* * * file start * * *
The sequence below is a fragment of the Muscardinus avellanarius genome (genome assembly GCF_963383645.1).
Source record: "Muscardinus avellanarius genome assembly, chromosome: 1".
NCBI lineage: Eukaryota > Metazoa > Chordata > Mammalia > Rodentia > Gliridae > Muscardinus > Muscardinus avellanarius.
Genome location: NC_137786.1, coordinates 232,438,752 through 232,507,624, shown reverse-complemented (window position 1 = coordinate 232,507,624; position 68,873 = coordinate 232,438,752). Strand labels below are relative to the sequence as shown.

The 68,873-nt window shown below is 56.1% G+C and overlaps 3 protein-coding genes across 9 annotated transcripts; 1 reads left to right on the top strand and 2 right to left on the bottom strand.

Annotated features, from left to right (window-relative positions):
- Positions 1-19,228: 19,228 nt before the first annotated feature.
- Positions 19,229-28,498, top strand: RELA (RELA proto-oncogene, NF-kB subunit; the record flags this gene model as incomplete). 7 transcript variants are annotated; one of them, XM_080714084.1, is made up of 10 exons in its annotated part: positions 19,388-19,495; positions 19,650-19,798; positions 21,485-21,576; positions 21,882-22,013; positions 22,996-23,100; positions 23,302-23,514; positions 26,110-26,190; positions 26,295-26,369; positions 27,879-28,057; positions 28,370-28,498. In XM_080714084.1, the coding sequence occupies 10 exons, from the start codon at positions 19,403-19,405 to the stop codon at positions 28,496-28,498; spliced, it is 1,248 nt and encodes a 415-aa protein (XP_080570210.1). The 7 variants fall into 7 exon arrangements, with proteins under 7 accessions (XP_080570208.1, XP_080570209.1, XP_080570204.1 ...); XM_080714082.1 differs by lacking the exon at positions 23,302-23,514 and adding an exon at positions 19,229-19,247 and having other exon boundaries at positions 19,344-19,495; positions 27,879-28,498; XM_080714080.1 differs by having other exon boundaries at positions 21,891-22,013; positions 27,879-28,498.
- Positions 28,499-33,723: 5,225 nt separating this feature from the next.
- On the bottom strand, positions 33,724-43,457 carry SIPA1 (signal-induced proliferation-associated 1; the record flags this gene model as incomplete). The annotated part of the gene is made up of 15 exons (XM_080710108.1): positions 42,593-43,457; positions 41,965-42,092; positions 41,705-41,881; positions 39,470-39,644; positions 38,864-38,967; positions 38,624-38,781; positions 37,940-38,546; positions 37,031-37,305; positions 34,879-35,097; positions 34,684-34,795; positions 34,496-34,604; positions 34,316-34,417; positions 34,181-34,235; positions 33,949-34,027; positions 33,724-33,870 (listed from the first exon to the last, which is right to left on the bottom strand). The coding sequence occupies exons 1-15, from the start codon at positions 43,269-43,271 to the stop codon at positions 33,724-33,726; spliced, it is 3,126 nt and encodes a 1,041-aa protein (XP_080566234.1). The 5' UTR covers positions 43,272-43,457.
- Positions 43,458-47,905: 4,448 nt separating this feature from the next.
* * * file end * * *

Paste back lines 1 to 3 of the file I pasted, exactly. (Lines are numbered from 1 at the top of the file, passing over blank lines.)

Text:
The sequence below is a fragment of the Muscardinus avellanarius genome (genome assembly GCF_963383645.1).
Source record: "Muscardinus avellanarius genome assembly, chromosome: 1".
NCBI lineage: Eukaryota > Metazoa > Chordata > Mammalia > Rodentia > Gliridae > Muscardinus > Muscardinus avellanarius.